Whole Grains Vs Refined Grains

The discovery that refining the grains would make them last longer in storage than whole grains, help farmers to maximised their crops and minimised their loses. Since the late 1800s with the invention of the new milling technology, most grains have been refined.

Refining the grain involves removing the bran and the germ, where most of the nutrients like fibre, phytonutrients, vitamins and minerals are, leaving just the endosperm, which is mostly carbohydrates. The disastrous side effects in human health of refining the grains were soon reveal in the general population with high incidences of beri-beri (Thiamine or Vit B1 deficiency) and pelagra (Niacin or Vit B3 deficiency). That’s why refined grains today are fortified with these two vitamins (see chart below). However, many other nutrients, and most importantly the fibre, are lost in the refining process, and this also has a detrimental effect in health (1).

Whole grains vs refined grains

Fibre in whole grains slows down the release and absorption of carbohydrate content in the gut, which allows a more steady insulin level in the bloodstream, without spikes. It also improves food transit through the gut, increases stool bulk, and feeds our gut bacteria. This is probably why whole grains have been associated with lower heart disease, protection against cancer, diabetes and weight gain (2). The Framingham Heart Study also found that three or more daily servings of whole grains were associated with a slimmer waist.

The lack of fibre in refined grains on the other hand, makes them easily digested and quickly absorbed in the gut, raising excessively the blood sugar and thus generating insulin spikes. If we add some animal based foods like chicken to the meal, the insulin spike gets even greater than with the refine grains alone, which makes things even worse (3). The same happens if we add chicken breast to mash potatoes, a higher insulin spike with added animal products, and if we add some butter, the spike gets dramatically higher. It can sometimes even double the insulin response (4,5). Whereas if we add avocado or nuts to the refined grains, instead of worsening, the insulin response improves (6). It may be that the naturally occurring fibre and phytonutrients in whole plant foods are able to slow down a bit the absorption of the easily digested carbohydrates in refined grains.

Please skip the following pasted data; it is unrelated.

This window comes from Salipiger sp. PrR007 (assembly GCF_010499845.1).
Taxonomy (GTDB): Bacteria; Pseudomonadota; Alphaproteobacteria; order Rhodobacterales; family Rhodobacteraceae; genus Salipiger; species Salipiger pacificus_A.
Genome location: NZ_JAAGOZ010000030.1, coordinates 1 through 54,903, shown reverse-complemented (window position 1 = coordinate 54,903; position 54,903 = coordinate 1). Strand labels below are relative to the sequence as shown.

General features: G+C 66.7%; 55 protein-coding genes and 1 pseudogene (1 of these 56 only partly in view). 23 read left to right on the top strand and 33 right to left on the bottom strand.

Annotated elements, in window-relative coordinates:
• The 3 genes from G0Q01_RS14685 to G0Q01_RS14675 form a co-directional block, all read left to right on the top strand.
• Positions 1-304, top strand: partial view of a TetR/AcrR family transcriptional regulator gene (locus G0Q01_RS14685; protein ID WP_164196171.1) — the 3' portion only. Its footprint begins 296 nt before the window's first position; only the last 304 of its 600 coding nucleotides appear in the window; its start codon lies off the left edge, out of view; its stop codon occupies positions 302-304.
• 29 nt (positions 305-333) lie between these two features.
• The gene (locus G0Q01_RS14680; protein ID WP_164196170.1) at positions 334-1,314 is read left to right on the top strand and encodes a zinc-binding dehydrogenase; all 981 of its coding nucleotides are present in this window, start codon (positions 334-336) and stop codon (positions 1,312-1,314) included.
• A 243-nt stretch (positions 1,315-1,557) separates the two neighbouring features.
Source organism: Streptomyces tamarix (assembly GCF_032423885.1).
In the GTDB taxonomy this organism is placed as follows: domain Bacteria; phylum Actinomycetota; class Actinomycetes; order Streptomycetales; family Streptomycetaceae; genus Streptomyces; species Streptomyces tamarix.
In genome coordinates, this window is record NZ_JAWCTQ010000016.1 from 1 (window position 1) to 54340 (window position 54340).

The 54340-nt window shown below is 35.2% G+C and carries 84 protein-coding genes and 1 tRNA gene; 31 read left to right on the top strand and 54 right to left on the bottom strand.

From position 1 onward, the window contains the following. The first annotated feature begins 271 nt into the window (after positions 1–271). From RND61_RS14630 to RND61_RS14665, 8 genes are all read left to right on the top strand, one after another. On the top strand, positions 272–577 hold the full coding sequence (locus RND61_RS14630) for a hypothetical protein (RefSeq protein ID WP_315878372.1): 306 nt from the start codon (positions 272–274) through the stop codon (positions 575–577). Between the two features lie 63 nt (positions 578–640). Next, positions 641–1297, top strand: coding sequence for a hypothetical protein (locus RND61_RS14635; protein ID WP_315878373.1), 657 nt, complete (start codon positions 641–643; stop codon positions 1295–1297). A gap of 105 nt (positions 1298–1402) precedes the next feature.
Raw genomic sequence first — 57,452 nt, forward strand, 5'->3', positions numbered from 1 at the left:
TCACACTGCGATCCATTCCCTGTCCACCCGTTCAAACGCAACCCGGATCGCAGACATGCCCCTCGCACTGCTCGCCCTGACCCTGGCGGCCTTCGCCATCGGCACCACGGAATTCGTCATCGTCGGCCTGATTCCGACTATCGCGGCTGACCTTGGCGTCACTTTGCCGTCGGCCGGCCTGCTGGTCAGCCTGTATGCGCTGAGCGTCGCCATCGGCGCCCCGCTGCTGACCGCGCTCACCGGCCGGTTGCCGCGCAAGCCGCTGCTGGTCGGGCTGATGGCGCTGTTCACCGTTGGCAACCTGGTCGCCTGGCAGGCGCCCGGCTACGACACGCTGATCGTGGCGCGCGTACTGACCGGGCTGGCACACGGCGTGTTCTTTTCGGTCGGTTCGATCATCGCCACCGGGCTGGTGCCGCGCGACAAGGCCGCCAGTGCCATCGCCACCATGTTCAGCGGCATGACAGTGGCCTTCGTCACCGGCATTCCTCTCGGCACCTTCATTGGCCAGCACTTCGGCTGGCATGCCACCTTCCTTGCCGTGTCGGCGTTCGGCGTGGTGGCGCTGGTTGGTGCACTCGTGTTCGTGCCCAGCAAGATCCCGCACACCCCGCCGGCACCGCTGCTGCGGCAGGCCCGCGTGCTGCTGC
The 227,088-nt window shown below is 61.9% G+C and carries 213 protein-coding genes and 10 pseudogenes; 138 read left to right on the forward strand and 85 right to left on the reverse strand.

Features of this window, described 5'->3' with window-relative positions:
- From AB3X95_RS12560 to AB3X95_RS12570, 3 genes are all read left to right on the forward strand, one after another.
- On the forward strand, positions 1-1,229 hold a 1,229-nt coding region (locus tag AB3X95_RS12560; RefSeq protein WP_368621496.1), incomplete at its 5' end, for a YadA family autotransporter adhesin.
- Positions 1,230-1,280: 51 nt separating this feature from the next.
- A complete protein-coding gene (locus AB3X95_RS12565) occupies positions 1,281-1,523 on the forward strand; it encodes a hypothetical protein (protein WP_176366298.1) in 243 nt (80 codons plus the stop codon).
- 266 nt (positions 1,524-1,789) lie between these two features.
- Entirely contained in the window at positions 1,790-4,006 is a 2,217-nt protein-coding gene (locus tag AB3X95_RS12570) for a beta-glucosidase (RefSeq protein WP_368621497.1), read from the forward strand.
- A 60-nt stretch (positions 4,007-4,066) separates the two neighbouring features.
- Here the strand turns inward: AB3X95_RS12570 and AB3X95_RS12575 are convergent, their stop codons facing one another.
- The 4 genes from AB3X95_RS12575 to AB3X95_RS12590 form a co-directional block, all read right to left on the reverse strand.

The combination of refined carbohydrates and fat has an extremely powerful effect on promoting fat accumulation in the body, as insulin also promotes the storage of fat in the body and encourages the fat cells to swell. As more fat is stored in the body, it interferes with insulin uptake into our muscle tissues. Our pancreas then senses that the glucose level in the bloodstream is still too high and pumps out even more insulin. A little extra fat around our mid-section results in so much interference with insulin’s effectiveness, that two to five times as much insulin may be secreted in an overweight person than in a thin person. The higher level of insulin, in turn, promotes more efficient conversion of our caloric intake into body fat, and the vicious cycle continues. People get heavier and heavier as time goes by. Eating refined carbohydrates, as opposed to whole grain carbohydrates causes the body’s “set point” for body weight to increase. The body converts food fat into body fat quickly and easily. 100 calories of ingested fat can be converted to 97 calories of body fat by burning merely 3 calories. Fat is appetite stimulant, the more you eat, the more you want. If a food could be scientifically engineered to create an obese society, it would have fat, such as butter, mixed with sugar and white flour (7).                  


References;
1 – https://wholegrainscouncil.org/whole-grains-101/whats-whole-grain-refined-grain
2 – Mellen, Walsh, et al. 2008; Slavin 2003; Ye, Chacko, et al. 2012. (“Proteinaholic”, Garth Davis, M.D.)
3 – Sun L, Ranawana DV, Leow MK, Henry CJ. Effect of chicken, fat and vegetable on glycaemia and insulinaemia to a white rice-based meal in healthy adults. Eur J Nutr. 2014 Dec;53(8):1719-26.
http://www.NutritionFacts.org
4 – Hätönen KA, Virtamo J, Eriksson JG, Sinkko HK, Sundvall JE, Valsta LM. Protein and fat modify the glycaemic and insulinaemic responses to a mashed potato-based meal. Br J Nutr. 2011 Jul;106(2):248-53.
http://www.NutritionFacts.org
5 – Bornet FR, Costagliola D, Rizkalla SW, Blayo A, Fontvieille AM, Haardt MJ, Letanoux M, Tchobroutsky G, Slama G. Insulinemic and glycemic indexes of six starch-rich foods taken alone and in a mixed meal by type 2 diabetics. Am J Clin Nutr. 1987 Mar;45(3):588-95.
http://www.NutritionFacts.org
6 – Wien M, Haddad E, Oda K, Sabaté J. A randomized 3×3 crossover study to evaluate the effect of Hass avocado intake on post-ingestive satiety, glucose and insulin levels, and subsequent energy intake in overweight adults. Nutr J. 2013 Nov 27;12:155.
http://www.NutritionFacts.org
7 – Fat and Refined Carbohydrates: Married to Your Waist, “Eat To Live”, Joel Fuhrman M.D.

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